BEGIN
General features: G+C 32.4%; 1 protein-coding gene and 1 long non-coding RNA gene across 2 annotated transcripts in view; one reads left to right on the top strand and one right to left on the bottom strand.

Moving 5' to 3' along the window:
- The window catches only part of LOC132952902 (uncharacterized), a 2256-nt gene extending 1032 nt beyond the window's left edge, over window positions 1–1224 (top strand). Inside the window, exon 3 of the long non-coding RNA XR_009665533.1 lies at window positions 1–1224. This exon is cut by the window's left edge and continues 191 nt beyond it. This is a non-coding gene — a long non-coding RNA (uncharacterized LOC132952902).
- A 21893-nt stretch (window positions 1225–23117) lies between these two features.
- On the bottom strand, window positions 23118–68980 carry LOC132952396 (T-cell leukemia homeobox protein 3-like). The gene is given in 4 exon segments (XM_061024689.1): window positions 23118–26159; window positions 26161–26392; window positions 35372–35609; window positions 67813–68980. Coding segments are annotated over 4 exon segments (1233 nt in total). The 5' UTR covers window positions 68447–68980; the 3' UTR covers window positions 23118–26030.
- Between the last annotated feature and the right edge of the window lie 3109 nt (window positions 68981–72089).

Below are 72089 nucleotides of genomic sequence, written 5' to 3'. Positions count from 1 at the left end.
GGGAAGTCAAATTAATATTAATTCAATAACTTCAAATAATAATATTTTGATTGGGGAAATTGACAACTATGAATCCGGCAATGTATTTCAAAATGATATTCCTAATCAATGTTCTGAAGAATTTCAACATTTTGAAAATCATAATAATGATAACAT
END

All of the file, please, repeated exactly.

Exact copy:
General features: G+C 32.4%; 1 protein-coding gene and 1 long non-coding RNA gene across 2 annotated transcripts in view; one reads left to right on the top strand and one right to left on the bottom strand.

Moving 5' to 3' along the window:
- The window catches only part of LOC132952902 (uncharacterized), a 2256-nt gene extending 1032 nt beyond the window's left edge, over window positions 1–1224 (top strand). Inside the window, exon 3 of the long non-coding RNA XR_009665533.1 lies at window positions 1–1224. This exon is cut by the window's left edge and continues 191 nt beyond it. This is a non-coding gene — a long non-coding RNA (uncharacterized LOC132952902).
- A 21893-nt stretch (window positions 1225–23117) lies between these two features.
- On the bottom strand, window positions 23118–68980 carry LOC132952396 (T-cell leukemia homeobox protein 3-like). The gene is given in 4 exon segments (XM_061024689.1): window positions 23118–26159; window positions 26161–26392; window positions 35372–35609; window positions 67813–68980. Coding segments are annotated over 4 exon segments (1233 nt in total). The 5' UTR covers window positions 68447–68980; the 3' UTR covers window positions 23118–26030.
- Between the last annotated feature and the right edge of the window lie 3109 nt (window positions 68981–72089).

Below are 72089 nucleotides of genomic sequence, written 5' to 3'. Positions count from 1 at the left end.
GGGAAGTCAAATTAATATTAATTCAATAACTTCAAATAATAATATTTTGATTGGGGAAATTGACAACTATGAATCCGGCAATGTATTTCAAAATGATATTCCTAATCAATGTTCTGAAGAATTTCAACATTTTGAAAATCATAATAATGATAACAT